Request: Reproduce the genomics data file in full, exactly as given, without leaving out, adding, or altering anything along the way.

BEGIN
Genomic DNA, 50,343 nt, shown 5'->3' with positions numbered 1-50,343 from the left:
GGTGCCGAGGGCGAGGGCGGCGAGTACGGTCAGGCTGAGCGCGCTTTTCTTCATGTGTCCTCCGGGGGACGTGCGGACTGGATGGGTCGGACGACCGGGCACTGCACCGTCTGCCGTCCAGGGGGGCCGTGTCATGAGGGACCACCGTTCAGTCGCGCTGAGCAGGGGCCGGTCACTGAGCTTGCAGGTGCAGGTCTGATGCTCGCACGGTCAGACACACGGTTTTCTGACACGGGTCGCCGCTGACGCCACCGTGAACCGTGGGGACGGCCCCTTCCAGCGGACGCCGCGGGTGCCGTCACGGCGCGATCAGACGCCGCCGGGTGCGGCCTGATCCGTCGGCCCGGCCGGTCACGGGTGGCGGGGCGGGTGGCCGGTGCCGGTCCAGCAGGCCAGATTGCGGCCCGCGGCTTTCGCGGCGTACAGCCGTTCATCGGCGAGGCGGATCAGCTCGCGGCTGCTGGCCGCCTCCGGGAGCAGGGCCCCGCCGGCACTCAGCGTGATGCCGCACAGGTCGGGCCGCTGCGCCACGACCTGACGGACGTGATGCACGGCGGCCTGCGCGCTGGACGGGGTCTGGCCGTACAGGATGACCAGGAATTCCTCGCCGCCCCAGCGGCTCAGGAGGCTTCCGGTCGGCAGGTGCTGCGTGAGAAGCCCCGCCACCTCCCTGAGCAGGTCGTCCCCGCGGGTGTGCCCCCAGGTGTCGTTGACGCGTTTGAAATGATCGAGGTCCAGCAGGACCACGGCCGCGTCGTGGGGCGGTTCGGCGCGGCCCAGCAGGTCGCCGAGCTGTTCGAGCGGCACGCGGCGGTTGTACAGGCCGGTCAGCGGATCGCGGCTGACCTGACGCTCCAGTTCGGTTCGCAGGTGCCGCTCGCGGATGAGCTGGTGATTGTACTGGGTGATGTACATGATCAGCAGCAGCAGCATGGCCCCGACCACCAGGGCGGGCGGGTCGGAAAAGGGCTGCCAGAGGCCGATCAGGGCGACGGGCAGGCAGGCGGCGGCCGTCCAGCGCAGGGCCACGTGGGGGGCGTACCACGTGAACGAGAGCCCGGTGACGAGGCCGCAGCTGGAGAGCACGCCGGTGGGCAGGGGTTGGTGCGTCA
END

Genomic DNA, 50,343 nt, shown 5'->3' with positions numbered 1-50,343 from the left:
GGTGCCGAGGGCGAGGGCGGCGAGTACGGTCAGGCTGAGCGCGCTTTTCTTCATGTGTCCTCCGGGGGACGTGCGGACTGGATGGGTCGGACGACCGGGCACTGCACCGTCTGCCGTCCAGGGGGGCCGTGTCATGAGGGACCACCGTTCAGTCGCGCTGAGCAGGGGCCGGTCACTGAGCTTGCAGGTGCAGGTCTGATGCTCGCACGGTCAGACACACGGTTTTCTGACACGGGTCGCCGCTGACGCCACCGTGAACCGTGGGGACGGCCCCTTCCAGCGGACGCCGCGGGTGCCGTCACGGCGCGATCAGACGCCGCCGGGTGCGGCCTGATCCGTCGGCCCGGCCGGTCACGGGTGGCGGGGCGGGTGGCCGGTGCCGGTCCAGCAGGCCAGATTGCGGCCCGCGGCTTTCGCGGCGTACAGCCGTTCATCGGCGAGGCGGATCAGCTCGCGGCTGCTGGCCGCCTCCGGGAGCAGGGCCCCGCCGGCACTCAGCGTGATGCCGCACAGGTCGGGCCGCTGCGCCACGACCTGACGGACGTGATGCACGGCGGCCTGCGCGCTGGACGGGGTCTGGCCGTACAGGATGACCAGGAATTCCTCGCCGCCCCAGCGGCTCAGGAGGCTTCCGGTCGGCAGGTGCTGCGTGAGAAGCCCCGCCACCTCCCTGAGCAGGTCGTCCCCGCGGGTGTGCCCCCAGGTGTCGTTGACGCGTTTGAAATGATCGAGGTCCAGCAGGACCACGGCCGCGTCGTGGGGCGGTTCGGCGCGGCCCAGCAGGTCGCCGAGCTGTTCGAGCGGCACGCGGCGGTTGTACAGGCCGGTCAGCGGATCGCGGCTGACCTGACGCTCCAGTTCGGTTCGCAGGTGCCGCTCGCGGATGAGCTGGTGATTGTACTGGGTGATGTACATGATCAGCAGCAGCAGCATGGCCCCGACCACCAGGGCGGGCGGGTCGGAAAAGGGCTGCCAGAGGCCGATCAGGGCGACGGGCAGGCAGGCGGCGGCCGTCCAGCGCAGGGCCACGTGGGGGGCGTACCACGTGAACGAGAGCCCGGTGACGAGGCCGCAGCTGGAGAGCACGCCGGTGGGCAGGGGTTGGTGCGTCA